Is IIoT Our Saviour Against Climate Change?
Dan Butler - Wed, 26 Oct 2016
The Industrial Internet of Things (IIoT) is expanding at an incredible rate.
The total number of connected devices is set to surpass 60 billion during 2016 and the IIoT industry is forecasted to produce $14.4 trillion in increased revenues by the year 2022.
The remarkable expansion of the IIoT is partly due to the wide variety of industrial applications it offers, but is also due to the competitive advantages it can offer at a corporate level in terms of efficiency and productivity. Nevertheless, the proliferation of IIoT will not only benefit the private sector as, according to a recent report by the Ellen MacArthur Foundation, it also has the potential to present extensive environmental benefits too.
With the global population expected to reach 10 billion in 2020, the pressure put on tackling climate change and managing the earth’s resources will only grow greater. The approach to protecting the environment demands multifaceted solutions, which is where the multifaceted applications of the IIoT can play a crucial role.
A study published in November 2015 by Swedish telecoms company Ericsson, in fact, asserts that Information and Communication Technology (ICT) could potentially reduce Green House Gas (GHG) emissions by up to 63.5 gigatonnes by 2030. Moreover, given the IIoT’s potential to integrate different industries, we could witness an unprecedented reduction of industries’ environmental footprint, which will result from savings in energy use and the development of smarter solutions.
By the same token, all of those industries will then have the incentive to expand the adoption of IIoT technology in order to evolve and remain competitive on the global stage. Therefore, IIoT may well be viewed as a revolutionary – and economically viable – force in the battle against climate change.
Though the disruptive potential of cost-reducing, productivity-increasing IIoT technologies is fairly straightforward, and considering the devastating consequences of climate change, the expansion of the IIoT will also be beneficial for the following, less obvious reasons:
• Tackling deforestation will be crucial in combating climate change. IIoT will benefit less commercially viable areas, such as forestry and conservation, which typically lack the financial support required to implement innovative solutions. For example, a San Franciscan startup called Rainforest Connection is using reconfigured mobile phones as listening devices to stop illegal logging in the Amazon. The solar-powered phones are attached to trees and alert Amazon rainforest authorities when they detect the sound of distant deforestation.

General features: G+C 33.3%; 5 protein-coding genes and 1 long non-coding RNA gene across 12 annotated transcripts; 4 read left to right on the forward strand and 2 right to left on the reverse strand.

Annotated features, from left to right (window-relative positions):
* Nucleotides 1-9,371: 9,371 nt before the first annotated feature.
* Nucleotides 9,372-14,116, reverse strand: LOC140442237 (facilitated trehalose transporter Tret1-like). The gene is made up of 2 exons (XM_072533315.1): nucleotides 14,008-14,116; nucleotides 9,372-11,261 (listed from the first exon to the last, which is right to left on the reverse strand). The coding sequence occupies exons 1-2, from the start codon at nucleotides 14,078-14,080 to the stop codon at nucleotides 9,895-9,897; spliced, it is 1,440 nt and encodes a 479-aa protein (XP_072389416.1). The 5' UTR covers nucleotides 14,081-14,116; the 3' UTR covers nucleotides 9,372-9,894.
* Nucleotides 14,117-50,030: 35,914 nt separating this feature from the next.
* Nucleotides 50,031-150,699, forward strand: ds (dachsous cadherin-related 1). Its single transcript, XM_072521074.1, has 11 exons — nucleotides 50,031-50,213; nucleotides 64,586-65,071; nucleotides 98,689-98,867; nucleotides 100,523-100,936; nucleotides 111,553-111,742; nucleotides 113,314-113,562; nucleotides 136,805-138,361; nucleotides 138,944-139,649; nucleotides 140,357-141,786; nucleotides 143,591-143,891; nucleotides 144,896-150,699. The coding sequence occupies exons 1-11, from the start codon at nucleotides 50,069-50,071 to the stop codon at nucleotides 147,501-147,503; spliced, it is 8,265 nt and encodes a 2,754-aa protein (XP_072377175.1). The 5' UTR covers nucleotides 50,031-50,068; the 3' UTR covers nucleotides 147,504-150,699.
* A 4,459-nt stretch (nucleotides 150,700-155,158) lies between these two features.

• Sharing IIoT innovations in agriculture will directly improve the living conditions of low-income populations in developing countries who are reliant on agriculture for their livelihoods, while also reducing the environmental effects of global agricultural activities. In fact, the International Telecommunication Union states that rural areas are becoming increasingly connected to the Internet, electricity and mobile phones. Even with economic and infrastructural barriers, the gradual proliferation of sensors and connected devices may lead to the employment of precision agriculture techniques that reduce the need for potentially harmful inputs such as pesticides and fertilisers. Weather forecasting systems can also help farmers deal with extreme weather events such as droughts or storms.
• IIoT provides a great platform for public-private partnership opportunities. The unprecedented growth of the global population, especially in urban environments, has underlined the importance of intensified public-private collaboration in smart cities to deliver more scalable low-carbon development strategies. A current example of such a partnership can be seen in China where IBM’s China Research Lab is collaborating with the Beijing Environmental Protection Bureau (BEPB) to build an air quality forecasting system, which allows for better analysis on where the most polluted areas of Beijing are located.
New cases that demonstrate the application of IIoT technology in tackling environmental problems are emerging all of the time. In Australia, for instance, the Marine Observing System is fitting smart sensors to buoys to collect data from the waters around the Great Barrier Reef in order to monitor biodiversity, fish movement and damage to the coral reef. Also, in California, a synchronisation program for LA’s traffic signals has saved drivers approximately 30 million travel hours and over 35 million gallons of fuel. This technology could one day be implemented across the globe to reduce crude oil demand and massively reduce vehicle pollution.
The examples listed above show how expansive the potential environmental benefits of implementing IIoT technology could be. “The IIoT may still be in its embryonic stages but its presence could soon become ubiquitous, producing revolutionary solutions in practically all industries,” explains Charles King, Head of IIoT at Challenge Advisory. “What may prove to be of more significant consequence, though, will be the incentives IIoT engenders to rapidly accelerate large-scale transition towards a more sustainable low-carbon economy. “ In summary, IIoT solutions demonstrate how technological innovation can drive sustainability and resource conservation; while at the same time stimulate economic growth and productivity. IIoT’s expansion therefore represents an economically exceptional win-win solution whose real potential is virtually boundless.
7-8 December 2016